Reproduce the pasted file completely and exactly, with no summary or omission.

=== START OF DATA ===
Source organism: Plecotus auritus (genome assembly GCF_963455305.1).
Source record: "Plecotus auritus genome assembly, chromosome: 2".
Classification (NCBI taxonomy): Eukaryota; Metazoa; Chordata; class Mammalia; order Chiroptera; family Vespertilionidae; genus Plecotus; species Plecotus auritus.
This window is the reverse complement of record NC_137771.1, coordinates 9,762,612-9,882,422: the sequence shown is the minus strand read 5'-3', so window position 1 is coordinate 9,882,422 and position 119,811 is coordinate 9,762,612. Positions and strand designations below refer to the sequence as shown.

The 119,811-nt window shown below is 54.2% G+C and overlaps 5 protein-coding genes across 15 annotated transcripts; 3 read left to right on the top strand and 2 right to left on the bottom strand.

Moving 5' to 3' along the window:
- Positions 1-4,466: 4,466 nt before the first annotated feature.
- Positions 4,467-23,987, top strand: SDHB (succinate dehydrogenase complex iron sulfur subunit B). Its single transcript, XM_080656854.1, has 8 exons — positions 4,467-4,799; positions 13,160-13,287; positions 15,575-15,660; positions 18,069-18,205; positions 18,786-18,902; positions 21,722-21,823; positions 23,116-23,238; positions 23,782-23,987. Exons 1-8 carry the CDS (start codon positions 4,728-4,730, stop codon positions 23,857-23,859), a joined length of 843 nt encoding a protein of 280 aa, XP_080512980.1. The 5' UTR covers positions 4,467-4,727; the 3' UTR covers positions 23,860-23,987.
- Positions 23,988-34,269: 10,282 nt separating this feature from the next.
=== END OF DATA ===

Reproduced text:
Source organism: Plecotus auritus (genome assembly GCF_963455305.1).
Source record: "Plecotus auritus genome assembly, chromosome: 2".
Classification (NCBI taxonomy): Eukaryota; Metazoa; Chordata; class Mammalia; order Chiroptera; family Vespertilionidae; genus Plecotus; species Plecotus auritus.
This window is the reverse complement of record NC_137771.1, coordinates 9,762,612-9,882,422: the sequence shown is the minus strand read 5'-3', so window position 1 is coordinate 9,882,422 and position 119,811 is coordinate 9,762,612. Positions and strand designations below refer to the sequence as shown.

The 119,811-nt window shown below is 54.2% G+C and overlaps 5 protein-coding genes across 15 annotated transcripts; 3 read left to right on the top strand and 2 right to left on the bottom strand.

Moving 5' to 3' along the window:
- Positions 1-4,466: 4,466 nt before the first annotated feature.
- Positions 4,467-23,987, top strand: SDHB (succinate dehydrogenase complex iron sulfur subunit B). Its single transcript, XM_080656854.1, has 8 exons — positions 4,467-4,799; positions 13,160-13,287; positions 15,575-15,660; positions 18,069-18,205; positions 18,786-18,902; positions 21,722-21,823; positions 23,116-23,238; positions 23,782-23,987. Exons 1-8 carry the CDS (start codon positions 4,728-4,730, stop codon positions 23,857-23,859), a joined length of 843 nt encoding a protein of 280 aa, XP_080512980.1. The 5' UTR covers positions 4,467-4,727; the 3' UTR covers positions 23,860-23,987.
- Positions 23,988-34,269: 10,282 nt separating this feature from the next.